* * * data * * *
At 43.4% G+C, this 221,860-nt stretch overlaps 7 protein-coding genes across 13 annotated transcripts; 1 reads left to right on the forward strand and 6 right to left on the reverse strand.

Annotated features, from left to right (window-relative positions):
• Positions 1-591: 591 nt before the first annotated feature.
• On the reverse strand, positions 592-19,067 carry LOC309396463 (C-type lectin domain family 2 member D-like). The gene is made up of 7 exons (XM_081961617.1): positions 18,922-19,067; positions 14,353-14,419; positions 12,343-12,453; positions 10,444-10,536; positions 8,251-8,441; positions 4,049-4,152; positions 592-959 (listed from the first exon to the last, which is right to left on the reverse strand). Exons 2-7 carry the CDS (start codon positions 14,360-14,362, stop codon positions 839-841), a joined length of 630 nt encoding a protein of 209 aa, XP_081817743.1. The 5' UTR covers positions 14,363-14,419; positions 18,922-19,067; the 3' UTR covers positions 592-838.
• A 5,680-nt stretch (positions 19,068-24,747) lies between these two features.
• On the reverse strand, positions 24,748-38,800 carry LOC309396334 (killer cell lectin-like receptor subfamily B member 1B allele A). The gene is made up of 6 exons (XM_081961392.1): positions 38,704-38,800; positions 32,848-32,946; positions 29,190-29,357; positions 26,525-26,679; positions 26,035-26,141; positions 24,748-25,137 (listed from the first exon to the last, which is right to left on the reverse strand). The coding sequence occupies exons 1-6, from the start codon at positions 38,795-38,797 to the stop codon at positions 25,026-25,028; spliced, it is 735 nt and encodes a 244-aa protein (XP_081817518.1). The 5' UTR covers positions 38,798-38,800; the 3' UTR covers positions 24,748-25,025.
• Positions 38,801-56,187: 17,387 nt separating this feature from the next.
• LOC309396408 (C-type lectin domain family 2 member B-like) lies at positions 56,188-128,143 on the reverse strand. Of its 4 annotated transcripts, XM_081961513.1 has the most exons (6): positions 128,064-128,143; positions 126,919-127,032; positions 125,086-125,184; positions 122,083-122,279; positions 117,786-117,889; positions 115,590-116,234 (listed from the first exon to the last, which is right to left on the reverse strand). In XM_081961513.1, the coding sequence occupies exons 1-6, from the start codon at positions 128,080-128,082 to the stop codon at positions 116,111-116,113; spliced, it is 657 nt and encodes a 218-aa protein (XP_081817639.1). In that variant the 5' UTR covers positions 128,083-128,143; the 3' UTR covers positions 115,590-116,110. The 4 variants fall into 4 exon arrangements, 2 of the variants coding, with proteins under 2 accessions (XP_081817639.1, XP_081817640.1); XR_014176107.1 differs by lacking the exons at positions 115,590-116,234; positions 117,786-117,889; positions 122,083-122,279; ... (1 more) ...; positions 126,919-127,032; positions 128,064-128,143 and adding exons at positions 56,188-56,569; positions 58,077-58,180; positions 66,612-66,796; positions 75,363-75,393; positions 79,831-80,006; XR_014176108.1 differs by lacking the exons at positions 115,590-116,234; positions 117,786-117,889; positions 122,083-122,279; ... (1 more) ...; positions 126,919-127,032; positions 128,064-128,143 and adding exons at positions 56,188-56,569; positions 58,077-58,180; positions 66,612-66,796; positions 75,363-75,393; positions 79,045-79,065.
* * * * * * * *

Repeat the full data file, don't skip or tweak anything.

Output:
At 43.4% G+C, this 221,860-nt stretch overlaps 7 protein-coding genes across 13 annotated transcripts; 1 reads left to right on the forward strand and 6 right to left on the reverse strand.

Annotated features, from left to right (window-relative positions):
• Positions 1-591: 591 nt before the first annotated feature.
• On the reverse strand, positions 592-19,067 carry LOC309396463 (C-type lectin domain family 2 member D-like). The gene is made up of 7 exons (XM_081961617.1): positions 18,922-19,067; positions 14,353-14,419; positions 12,343-12,453; positions 10,444-10,536; positions 8,251-8,441; positions 4,049-4,152; positions 592-959 (listed from the first exon to the last, which is right to left on the reverse strand). Exons 2-7 carry the CDS (start codon positions 14,360-14,362, stop codon positions 839-841), a joined length of 630 nt encoding a protein of 209 aa, XP_081817743.1. The 5' UTR covers positions 14,363-14,419; positions 18,922-19,067; the 3' UTR covers positions 592-838.
• A 5,680-nt stretch (positions 19,068-24,747) lies between these two features.
• On the reverse strand, positions 24,748-38,800 carry LOC309396334 (killer cell lectin-like receptor subfamily B member 1B allele A). The gene is made up of 6 exons (XM_081961392.1): positions 38,704-38,800; positions 32,848-32,946; positions 29,190-29,357; positions 26,525-26,679; positions 26,035-26,141; positions 24,748-25,137 (listed from the first exon to the last, which is right to left on the reverse strand). The coding sequence occupies exons 1-6, from the start codon at positions 38,795-38,797 to the stop codon at positions 25,026-25,028; spliced, it is 735 nt and encodes a 244-aa protein (XP_081817518.1). The 5' UTR covers positions 38,798-38,800; the 3' UTR covers positions 24,748-25,025.
• Positions 38,801-56,187: 17,387 nt separating this feature from the next.
• LOC309396408 (C-type lectin domain family 2 member B-like) lies at positions 56,188-128,143 on the reverse strand. Of its 4 annotated transcripts, XM_081961513.1 has the most exons (6): positions 128,064-128,143; positions 126,919-127,032; positions 125,086-125,184; positions 122,083-122,279; positions 117,786-117,889; positions 115,590-116,234 (listed from the first exon to the last, which is right to left on the reverse strand). In XM_081961513.1, the coding sequence occupies exons 1-6, from the start codon at positions 128,080-128,082 to the stop codon at positions 116,111-116,113; spliced, it is 657 nt and encodes a 218-aa protein (XP_081817639.1). In that variant the 5' UTR covers positions 128,083-128,143; the 3' UTR covers positions 115,590-116,110. The 4 variants fall into 4 exon arrangements, 2 of the variants coding, with proteins under 2 accessions (XP_081817639.1, XP_081817640.1); XR_014176107.1 differs by lacking the exons at positions 115,590-116,234; positions 117,786-117,889; positions 122,083-122,279; ... (1 more) ...; positions 126,919-127,032; positions 128,064-128,143 and adding exons at positions 56,188-56,569; positions 58,077-58,180; positions 66,612-66,796; positions 75,363-75,393; positions 79,831-80,006; XR_014176108.1 differs by lacking the exons at positions 115,590-116,234; positions 117,786-117,889; positions 122,083-122,279; ... (1 more) ...; positions 126,919-127,032; positions 128,064-128,143 and adding exons at positions 56,188-56,569; positions 58,077-58,180; positions 66,612-66,796; positions 75,363-75,393; positions 79,045-79,065.